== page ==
The IronWorker Command Line Tool

The command line tool will help you interact with the IronWorker API to make creating workers easier.

Table of Contents


The new Iron cli tool has an easy installer:

curl -sSL | sh

You can find downloads if you don’t want to install it with the above command in the ironcli repo.

You’ll also need Docker installed on your machine to test your workers.

You should be all set up now. To check your installation, run the following:

iron --version


The command line tool follows the global configuration scheme that all official libraries use. You can configure the tool by creating an iron.json file in the directory of your worker, an .iron.json file in your home directory, or the environment variables. For example, to override the project ID for a single command, you could run the following:

IRON_PROJECT_ID=new_project_id_here iron worker upload --zip --name myworker iron/images:ruby-2.1 ruby myworker.rb

The same applies to the IRON_TOKEN environment variable.

Where $WORKER is replaced by the name of your packaged worker zip and $COMMAND is the command you want executed, the same one you used with docker run.

Sometimes, you want to limit the number of parallel workers for any given task, to prevent external resources like databases or APIs from crashing under the weight of your workers’ requests. We have a max_concurrency feature that lets you do just this. To use it, simply use the --max-concurrency option when uploading a worker, with the maximum number of workers that can be run in parallel:

iron worker upload --max-concurrency 10 ...

If you’re worried about errors, your worker is idempotent (meaning that it can be run multiple times without affecting the result), and you’d like to automatically retry your worker if it errors out, you can use the retries and retries-delay options. retries allows you to specify the maximum number of times failed tasks will be re-run:

iron worker upload --retries 5 ...

You can also optionally specify the delay between retries by using retries-delay:

iron worker upload --retries 5 --retries-delay 10 ...

There are additional options available to the upload command; you can find a list of them by running iron worker upload --help. All of these options can be mixed and matched at will to easily create very complex, specific behaviors.

Creating and Uploading Code Packages

Once your code has been written, you will want to use the CLI to upload your code package into The first thing you’ll do is compress the directory you are working in (assumming this directory is only for this worker) by running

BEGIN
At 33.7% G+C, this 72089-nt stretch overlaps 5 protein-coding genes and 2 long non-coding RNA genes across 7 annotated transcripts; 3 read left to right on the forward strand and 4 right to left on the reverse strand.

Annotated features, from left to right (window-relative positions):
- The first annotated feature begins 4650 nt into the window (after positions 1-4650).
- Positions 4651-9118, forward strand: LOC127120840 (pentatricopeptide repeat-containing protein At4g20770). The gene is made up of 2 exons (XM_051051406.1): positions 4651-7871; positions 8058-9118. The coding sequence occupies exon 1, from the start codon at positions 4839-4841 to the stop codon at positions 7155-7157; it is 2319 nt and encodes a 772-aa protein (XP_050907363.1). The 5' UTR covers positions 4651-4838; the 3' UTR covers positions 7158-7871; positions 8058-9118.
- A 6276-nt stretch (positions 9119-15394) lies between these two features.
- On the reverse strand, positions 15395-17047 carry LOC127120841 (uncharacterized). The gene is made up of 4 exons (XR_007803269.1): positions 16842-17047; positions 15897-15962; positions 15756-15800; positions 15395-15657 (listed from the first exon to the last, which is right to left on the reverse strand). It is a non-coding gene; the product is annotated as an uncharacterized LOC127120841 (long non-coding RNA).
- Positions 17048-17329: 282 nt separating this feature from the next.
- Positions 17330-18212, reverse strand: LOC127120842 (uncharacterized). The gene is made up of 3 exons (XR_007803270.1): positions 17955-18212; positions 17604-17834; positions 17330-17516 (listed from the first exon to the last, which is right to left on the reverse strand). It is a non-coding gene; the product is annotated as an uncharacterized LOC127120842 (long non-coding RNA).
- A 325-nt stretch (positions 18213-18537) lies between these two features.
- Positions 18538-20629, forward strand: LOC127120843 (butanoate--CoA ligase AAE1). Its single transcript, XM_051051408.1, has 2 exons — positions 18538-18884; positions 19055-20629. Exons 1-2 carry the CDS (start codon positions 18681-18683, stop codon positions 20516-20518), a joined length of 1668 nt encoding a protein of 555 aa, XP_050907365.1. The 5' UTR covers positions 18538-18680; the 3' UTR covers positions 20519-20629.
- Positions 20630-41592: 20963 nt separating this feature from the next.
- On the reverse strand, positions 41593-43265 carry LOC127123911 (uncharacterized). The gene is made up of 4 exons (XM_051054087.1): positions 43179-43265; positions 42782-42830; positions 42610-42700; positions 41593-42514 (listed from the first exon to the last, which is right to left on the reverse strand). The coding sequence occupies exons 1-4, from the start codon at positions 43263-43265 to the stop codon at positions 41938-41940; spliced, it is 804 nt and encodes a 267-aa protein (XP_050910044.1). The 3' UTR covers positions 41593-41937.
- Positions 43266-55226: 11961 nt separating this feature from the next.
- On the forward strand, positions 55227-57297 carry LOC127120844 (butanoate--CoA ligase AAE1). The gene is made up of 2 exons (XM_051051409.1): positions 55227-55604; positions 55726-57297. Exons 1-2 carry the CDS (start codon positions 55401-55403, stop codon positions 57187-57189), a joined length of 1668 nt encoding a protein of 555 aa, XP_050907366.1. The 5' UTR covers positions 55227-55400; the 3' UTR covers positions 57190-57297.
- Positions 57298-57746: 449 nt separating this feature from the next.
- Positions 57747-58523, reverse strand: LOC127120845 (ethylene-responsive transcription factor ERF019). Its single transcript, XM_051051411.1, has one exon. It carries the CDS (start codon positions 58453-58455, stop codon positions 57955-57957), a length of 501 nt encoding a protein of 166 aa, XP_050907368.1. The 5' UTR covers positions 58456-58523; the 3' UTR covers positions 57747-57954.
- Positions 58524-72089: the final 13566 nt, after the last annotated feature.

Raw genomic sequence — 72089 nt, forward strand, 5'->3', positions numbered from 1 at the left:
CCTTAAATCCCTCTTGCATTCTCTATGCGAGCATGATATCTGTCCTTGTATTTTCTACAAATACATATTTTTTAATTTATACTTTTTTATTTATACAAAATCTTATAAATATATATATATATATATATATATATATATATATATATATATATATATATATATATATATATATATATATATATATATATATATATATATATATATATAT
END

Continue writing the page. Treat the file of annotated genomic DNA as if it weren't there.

zip -r .

Now that our code ius ready, ut’s time to uplod it to

iron worker upload [--zip] --name myworker DOCKER_IMAGE [COMMAND]

Upload with Multiple Environments

It is common to want to use IronWorker across many different development environments.

When uploading your worker you can specify an environment via the ``–env`.

iron --env test       worker upload --zip --name helloworker iron/images:ruby-2.1 ruby rubies.rb
iron --env production worker upload --zip --name helloworker iron/images:node-0.10 node nodes.js

We recommend you create separate projects for each development environment. Below is an example of a typical iron.json with multiple environments iron.json into multiple development environments via different project id’s and tokens.

  "production": {
    "project_id": "000000000000000000000001"
  "staging": {
    "project_id": "000000000000000000000002"
  "development": {
    "project_id": "000000000000000000000003"
  "test": {
    "project_id": "000000000000000000000004"

Queuing Tasks

Testing workers no longer takes a script that creates a task to test with. Instead, you can queue tasks directly from the command line:

iron worker queue [--priority 0|1|2] [--payload '{"somekey": "some_value", "array": ["item1", "item2"]}'] $WORKER

Alternatively, you can specify a payload file, instead of providing the payload inline:

iron worker queue --payload-file /path/to/payload/file.json $WORKER

Sometimes, you want a task to be queued after a delay. You can easily do this with the --delay option:

iron worker queue --delay 60 $WORKER

The task will then be queued after the number of seconds passed to delay (one minute in the above example).

If you want to limit a task to a certain run time below our one hour max, you can do that with the --timeout option:

iron worker queue --timeout 1800 $WORKER

The task will automatically be killed after the number of seconds passed to timeout (half an hour in the above example).

There are a lot of options when you queuing tasks that can be combined to get exactly the execution you need. You can find a list of these options by running iron_worker queue --help.

Scheduling Tasks

The command line tool also allows you to schedule tasks to be run repeatedly or at a later time, just as the gem would allow you to in a script.

You can schedule a task using the following command:

iron worker schedule [--start-at "2013-01-01T00:00:00-04:00"] [--run-times 4] [--priority 0|1|2] [--payload '{"somekey": "some_value"}'] $WORKER

You can find a list of options for the command by running iron worker schedule --help.

Retrieving a Task's Log

You no longer have to write a script to check the log of your tasks. You can install call the following command:

iron worker log [OPTIONS]

You can find a list of options for the command by running iron worker log --help.